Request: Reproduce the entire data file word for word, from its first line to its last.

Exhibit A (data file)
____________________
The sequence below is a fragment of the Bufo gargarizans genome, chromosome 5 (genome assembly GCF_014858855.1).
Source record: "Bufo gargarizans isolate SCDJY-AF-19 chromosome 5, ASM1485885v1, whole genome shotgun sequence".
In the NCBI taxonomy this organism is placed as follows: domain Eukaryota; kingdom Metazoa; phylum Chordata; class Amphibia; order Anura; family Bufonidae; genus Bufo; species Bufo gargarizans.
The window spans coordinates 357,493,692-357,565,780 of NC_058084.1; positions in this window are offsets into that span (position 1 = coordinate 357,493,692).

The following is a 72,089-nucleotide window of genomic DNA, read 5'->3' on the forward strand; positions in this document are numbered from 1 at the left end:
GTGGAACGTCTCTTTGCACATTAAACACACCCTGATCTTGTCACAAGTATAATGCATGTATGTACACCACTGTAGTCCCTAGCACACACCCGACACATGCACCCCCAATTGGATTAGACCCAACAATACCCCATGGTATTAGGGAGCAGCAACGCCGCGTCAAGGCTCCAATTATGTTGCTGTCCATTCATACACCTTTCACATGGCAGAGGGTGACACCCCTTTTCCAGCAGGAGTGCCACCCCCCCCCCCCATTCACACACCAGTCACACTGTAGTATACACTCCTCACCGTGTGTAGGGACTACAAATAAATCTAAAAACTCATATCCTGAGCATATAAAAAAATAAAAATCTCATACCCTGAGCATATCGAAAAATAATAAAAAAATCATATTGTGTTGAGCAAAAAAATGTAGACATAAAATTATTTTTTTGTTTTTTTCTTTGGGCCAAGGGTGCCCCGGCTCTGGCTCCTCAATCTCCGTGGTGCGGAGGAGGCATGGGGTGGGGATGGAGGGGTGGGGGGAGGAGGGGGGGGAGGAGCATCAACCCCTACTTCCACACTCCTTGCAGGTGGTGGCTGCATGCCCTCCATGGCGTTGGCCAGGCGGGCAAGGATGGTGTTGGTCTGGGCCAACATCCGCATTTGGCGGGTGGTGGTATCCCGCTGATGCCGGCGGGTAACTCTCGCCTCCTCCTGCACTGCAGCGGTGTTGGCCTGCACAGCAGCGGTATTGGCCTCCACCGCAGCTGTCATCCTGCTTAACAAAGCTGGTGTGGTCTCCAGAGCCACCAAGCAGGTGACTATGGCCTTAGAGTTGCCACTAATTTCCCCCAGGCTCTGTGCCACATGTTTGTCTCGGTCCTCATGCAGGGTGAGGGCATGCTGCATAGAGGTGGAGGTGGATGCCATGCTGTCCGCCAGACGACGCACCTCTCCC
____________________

The sequence below is a fragment of the Bufo gargarizans genome, chromosome 5 (genome assembly GCF_014858855.1).
Source record: "Bufo gargarizans isolate SCDJY-AF-19 chromosome 5, ASM1485885v1, whole genome shotgun sequence".
In the NCBI taxonomy this organism is placed as follows: domain Eukaryota; kingdom Metazoa; phylum Chordata; class Amphibia; order Anura; family Bufonidae; genus Bufo; species Bufo gargarizans.
The window spans coordinates 357,493,692-357,565,780 of NC_058084.1; positions in this window are offsets into that span (position 1 = coordinate 357,493,692).

The following is a 72,089-nucleotide window of genomic DNA, read 5'->3' on the forward strand; positions in this document are numbered from 1 at the left end:
GTGGAACGTCTCTTTGCACATTAAACACACCCTGATCTTGTCACAAGTATAATGCATGTATGTACACCACTGTAGTCCCTAGCACACACCCGACACATGCACCCCCAATTGGATTAGACCCAACAATACCCCATGGTATTAGGGAGCAGCAACGCCGCGTCAAGGCTCCAATTATGTTGCTGTCCATTCATACACCTTTCACATGGCAGAGGGTGACACCCCTTTTCCAGCAGGAGTGCCACCCCCCCCCCCCATTCACACACCAGTCACACTGTAGTATACACTCCTCACCGTGTGTAGGGACTACAAATAAATCTAAAAACTCATATCCTGAGCATATAAAAAAATAAAAATCTCATACCCTGAGCATATCGAAAAATAATAAAAAAATCATATTGTGTTGAGCAAAAAAATGTAGACATAAAATTATTTTTTTGTTTTTTTCTTTGGGCCAAGGGTGCCCCGGCTCTGGCTCCTCAATCTCCGTGGTGCGGAGGAGGCATGGGGTGGGGATGGAGGGGTGGGGGGAGGAGGGGGGGGAGGAGCATCAACCCCTACTTCCACACTCCTTGCAGGTGGTGGCTGCATGCCCTCCATGGCGTTGGCCAGGCGGGCAAGGATGGTGTTGGTCTGGGCCAACATCCGCATTTGGCGGGTGGTGGTATCCCGCTGATGCCGGCGGGTAACTCTCGCCTCCTCCTGCACTGCAGCGGTGTTGGCCTGCACAGCAGCGGTATTGGCCTCCACCGCAGCTGTCATCCTGCTTAACAAAGCTGGTGTGGTCTCCAGAGCCACCAAGCAGGTGACTATGGCCTTAGAGTTGCCACTAATTTCCCCCAGGCTCTGTGCCACATGTTTGTCTCGGTCCTCATGCAGGGTGAGGGCATGCTGCATAGAGGTGGAGGTGGATGCCATGCTGTCCGCCAGACGACGCACCTCTCCC